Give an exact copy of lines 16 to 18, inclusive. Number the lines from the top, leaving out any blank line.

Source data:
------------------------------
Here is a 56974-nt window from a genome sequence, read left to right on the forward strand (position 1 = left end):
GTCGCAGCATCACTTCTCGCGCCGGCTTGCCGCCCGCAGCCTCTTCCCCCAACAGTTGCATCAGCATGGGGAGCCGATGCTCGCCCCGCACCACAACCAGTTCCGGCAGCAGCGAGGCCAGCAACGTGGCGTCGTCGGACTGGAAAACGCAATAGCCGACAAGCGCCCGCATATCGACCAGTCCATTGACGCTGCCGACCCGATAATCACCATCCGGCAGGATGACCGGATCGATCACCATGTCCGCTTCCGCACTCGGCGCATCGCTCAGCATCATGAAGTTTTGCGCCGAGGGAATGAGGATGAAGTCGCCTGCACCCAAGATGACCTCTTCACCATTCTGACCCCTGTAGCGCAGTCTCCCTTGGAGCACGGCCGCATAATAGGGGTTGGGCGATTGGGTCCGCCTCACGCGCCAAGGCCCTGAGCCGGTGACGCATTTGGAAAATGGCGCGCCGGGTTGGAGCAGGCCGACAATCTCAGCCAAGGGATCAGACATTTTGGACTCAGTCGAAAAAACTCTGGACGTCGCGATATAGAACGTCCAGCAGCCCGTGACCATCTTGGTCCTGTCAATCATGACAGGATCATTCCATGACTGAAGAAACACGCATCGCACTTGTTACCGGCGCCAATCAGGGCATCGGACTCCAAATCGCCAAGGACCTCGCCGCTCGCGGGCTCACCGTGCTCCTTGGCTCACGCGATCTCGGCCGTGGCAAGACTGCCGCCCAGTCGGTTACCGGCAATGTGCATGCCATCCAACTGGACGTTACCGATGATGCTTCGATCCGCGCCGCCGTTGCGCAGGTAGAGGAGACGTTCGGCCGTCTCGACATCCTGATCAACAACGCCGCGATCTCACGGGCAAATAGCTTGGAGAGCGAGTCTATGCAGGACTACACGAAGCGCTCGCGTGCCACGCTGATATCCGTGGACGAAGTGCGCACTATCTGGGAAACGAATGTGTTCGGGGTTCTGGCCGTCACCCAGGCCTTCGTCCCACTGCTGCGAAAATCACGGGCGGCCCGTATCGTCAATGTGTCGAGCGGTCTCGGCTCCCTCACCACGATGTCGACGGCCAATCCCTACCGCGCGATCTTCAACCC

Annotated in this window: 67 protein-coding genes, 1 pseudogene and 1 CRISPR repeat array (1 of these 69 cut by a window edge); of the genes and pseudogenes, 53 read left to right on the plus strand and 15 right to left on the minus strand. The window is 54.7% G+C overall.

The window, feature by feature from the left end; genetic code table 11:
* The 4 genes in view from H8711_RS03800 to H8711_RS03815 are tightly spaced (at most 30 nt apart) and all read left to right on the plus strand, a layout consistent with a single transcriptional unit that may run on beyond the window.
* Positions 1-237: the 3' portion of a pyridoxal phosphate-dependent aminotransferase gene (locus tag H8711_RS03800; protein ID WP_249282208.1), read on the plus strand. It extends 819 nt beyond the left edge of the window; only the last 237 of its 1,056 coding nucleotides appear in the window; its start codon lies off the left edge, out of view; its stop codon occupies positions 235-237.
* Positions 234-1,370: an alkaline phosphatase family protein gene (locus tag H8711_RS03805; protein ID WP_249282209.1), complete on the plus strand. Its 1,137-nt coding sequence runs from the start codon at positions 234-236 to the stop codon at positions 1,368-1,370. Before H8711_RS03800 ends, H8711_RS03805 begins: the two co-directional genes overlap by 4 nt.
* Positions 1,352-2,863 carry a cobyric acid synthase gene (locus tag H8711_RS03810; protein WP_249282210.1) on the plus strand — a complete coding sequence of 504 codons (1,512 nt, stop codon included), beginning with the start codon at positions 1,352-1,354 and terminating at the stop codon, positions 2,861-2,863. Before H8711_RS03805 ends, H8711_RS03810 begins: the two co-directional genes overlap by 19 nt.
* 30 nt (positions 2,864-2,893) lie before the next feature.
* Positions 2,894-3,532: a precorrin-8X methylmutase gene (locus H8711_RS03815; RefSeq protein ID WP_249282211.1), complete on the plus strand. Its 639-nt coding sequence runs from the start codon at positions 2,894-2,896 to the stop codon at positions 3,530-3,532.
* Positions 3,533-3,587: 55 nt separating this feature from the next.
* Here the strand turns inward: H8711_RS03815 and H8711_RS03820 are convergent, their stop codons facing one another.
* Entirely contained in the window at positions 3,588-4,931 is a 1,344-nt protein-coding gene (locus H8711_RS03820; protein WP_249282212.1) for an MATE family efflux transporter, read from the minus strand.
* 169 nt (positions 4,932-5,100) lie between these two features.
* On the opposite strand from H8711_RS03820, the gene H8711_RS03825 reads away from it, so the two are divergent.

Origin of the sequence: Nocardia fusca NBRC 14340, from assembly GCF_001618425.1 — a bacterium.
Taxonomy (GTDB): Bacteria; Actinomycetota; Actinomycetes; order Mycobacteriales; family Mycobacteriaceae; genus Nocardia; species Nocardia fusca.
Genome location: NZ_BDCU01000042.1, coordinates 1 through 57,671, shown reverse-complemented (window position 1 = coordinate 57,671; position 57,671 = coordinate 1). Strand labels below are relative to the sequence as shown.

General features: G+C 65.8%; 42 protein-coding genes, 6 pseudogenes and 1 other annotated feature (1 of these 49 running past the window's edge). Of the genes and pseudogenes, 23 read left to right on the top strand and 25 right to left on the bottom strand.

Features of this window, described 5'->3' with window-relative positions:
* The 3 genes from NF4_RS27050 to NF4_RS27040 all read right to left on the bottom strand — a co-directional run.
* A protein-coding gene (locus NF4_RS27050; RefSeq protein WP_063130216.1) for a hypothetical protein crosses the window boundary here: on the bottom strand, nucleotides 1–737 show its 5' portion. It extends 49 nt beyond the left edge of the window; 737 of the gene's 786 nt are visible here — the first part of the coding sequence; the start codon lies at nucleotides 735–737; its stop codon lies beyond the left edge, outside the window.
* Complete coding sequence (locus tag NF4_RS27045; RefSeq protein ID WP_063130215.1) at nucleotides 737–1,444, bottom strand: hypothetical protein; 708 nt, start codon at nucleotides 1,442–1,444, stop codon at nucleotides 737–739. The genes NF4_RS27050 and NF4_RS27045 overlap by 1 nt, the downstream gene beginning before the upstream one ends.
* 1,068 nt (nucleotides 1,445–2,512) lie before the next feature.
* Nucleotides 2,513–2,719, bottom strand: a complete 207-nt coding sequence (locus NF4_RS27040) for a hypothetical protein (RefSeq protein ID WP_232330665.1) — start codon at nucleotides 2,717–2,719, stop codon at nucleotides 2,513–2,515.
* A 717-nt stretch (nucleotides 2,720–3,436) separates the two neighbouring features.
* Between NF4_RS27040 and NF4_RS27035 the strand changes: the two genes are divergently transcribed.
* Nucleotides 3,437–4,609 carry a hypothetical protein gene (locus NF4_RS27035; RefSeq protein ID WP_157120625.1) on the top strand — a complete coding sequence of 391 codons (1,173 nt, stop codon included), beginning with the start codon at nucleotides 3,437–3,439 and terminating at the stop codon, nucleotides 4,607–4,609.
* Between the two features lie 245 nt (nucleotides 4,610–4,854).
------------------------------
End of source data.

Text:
Origin of the sequence: Nocardia fusca NBRC 14340, from assembly GCF_001618425.1 — a bacterium.
Taxonomy (GTDB): Bacteria; Actinomycetota; Actinomycetes; order Mycobacteriales; family Mycobacteriaceae; genus Nocardia; species Nocardia fusca.
Genome location: NZ_BDCU01000042.1, coordinates 1 through 57,671, shown reverse-complemented (window position 1 = coordinate 57,671; position 57,671 = coordinate 1). Strand labels below are relative to the sequence as shown.